brief broadcast said he wished the Brighton and Hove M.C. could manage two meetings along the Madeira Drive every year, a hope we heartily endorse, for the weather has been unkind too often, and a meeting in mid-summer, when holiday crowds would be able to attend— and Brighton has ample a_ coinmod ation for them—would be a truly enjoyable fixture. So ended an instructive meeting. It was interesting that the old VauxhallVilliers proved able to beat a cluster of modern road-racing motors. In the sports classes Frazer-Nash, M.G., and Alta upheld their sprint reputations. Cummings’s time beats every one of last year’s runs bar that of Shuttleworth’s AlfaRomeo which averaged 79.41 m.p.h. Last year Fernihough clocked 88.7 m.p.h. and his 90 m.p.h. run this year represents a course record. A match between the Broug,rh and the Vauxhall-Villiers was planned, but after making fastest car time the Vauxhall decided it had had enough and Cummings had started for home before he could be asked if it would condescend to function against Fermihough,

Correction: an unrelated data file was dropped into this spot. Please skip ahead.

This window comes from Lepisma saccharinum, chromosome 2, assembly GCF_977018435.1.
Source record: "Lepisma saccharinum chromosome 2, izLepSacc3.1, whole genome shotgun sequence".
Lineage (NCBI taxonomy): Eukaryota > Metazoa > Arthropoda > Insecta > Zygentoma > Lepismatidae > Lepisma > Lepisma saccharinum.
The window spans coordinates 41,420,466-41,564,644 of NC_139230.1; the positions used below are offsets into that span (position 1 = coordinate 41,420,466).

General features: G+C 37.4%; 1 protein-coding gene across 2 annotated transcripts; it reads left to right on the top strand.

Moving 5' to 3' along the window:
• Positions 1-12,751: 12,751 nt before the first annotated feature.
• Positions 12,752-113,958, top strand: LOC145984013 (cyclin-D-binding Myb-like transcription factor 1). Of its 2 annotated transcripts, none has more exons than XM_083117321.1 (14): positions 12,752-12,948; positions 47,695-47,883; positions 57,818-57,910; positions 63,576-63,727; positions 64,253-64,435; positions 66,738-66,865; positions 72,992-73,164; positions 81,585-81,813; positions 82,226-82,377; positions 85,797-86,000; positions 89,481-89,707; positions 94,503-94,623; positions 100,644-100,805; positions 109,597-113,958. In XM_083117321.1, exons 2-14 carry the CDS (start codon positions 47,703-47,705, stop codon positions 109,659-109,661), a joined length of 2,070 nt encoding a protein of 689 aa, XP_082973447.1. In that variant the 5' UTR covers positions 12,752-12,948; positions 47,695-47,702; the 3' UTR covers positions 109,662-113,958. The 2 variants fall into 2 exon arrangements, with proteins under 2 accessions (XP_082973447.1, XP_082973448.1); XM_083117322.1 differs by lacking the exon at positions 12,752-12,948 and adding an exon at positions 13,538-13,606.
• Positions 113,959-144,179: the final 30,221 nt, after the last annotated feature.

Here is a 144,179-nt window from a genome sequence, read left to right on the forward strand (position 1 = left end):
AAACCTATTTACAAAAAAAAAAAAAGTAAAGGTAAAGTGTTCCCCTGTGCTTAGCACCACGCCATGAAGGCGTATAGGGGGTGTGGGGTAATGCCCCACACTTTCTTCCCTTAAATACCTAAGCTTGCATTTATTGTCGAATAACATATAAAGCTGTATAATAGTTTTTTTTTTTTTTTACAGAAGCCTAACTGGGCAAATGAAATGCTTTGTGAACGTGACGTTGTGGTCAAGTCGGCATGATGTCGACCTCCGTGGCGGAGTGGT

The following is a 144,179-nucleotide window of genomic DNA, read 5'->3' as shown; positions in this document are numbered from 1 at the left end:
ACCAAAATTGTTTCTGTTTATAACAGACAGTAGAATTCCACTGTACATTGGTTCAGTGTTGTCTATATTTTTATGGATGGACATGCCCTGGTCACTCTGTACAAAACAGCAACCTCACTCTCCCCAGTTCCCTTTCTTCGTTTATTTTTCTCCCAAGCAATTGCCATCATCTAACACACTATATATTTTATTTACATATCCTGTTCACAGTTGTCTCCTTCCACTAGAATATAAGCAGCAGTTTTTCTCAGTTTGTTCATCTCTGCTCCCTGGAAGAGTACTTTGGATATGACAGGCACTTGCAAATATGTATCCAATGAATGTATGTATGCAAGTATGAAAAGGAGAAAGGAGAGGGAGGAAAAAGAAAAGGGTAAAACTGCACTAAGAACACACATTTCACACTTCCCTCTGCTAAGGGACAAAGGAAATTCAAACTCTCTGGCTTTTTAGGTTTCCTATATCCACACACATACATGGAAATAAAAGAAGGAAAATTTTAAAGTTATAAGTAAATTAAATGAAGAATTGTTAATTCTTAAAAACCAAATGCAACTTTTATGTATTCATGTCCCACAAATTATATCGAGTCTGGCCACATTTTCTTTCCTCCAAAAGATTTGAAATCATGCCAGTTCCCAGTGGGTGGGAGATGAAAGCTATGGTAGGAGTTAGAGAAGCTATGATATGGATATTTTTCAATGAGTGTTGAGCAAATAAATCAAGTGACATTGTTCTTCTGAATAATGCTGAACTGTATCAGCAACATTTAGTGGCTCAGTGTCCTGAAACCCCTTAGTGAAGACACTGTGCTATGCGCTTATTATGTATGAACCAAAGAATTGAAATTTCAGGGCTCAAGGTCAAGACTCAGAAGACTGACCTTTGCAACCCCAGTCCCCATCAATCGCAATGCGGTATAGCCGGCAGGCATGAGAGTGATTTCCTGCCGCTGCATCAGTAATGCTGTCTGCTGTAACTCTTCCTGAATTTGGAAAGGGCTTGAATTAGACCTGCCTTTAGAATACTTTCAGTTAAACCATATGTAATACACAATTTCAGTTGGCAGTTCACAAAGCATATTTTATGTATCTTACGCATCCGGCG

The meeting was well organised. But Brighton is no place to linger in at 7 p.m. on a dismal September evening, and we gladly made use of the luxury offered by the little B.M.W. and rapidly transferred our presence to London town, passing on the way certain mysterious-looking lorries and trailers containing precious racingcars, many of which will not be raced again until 1937.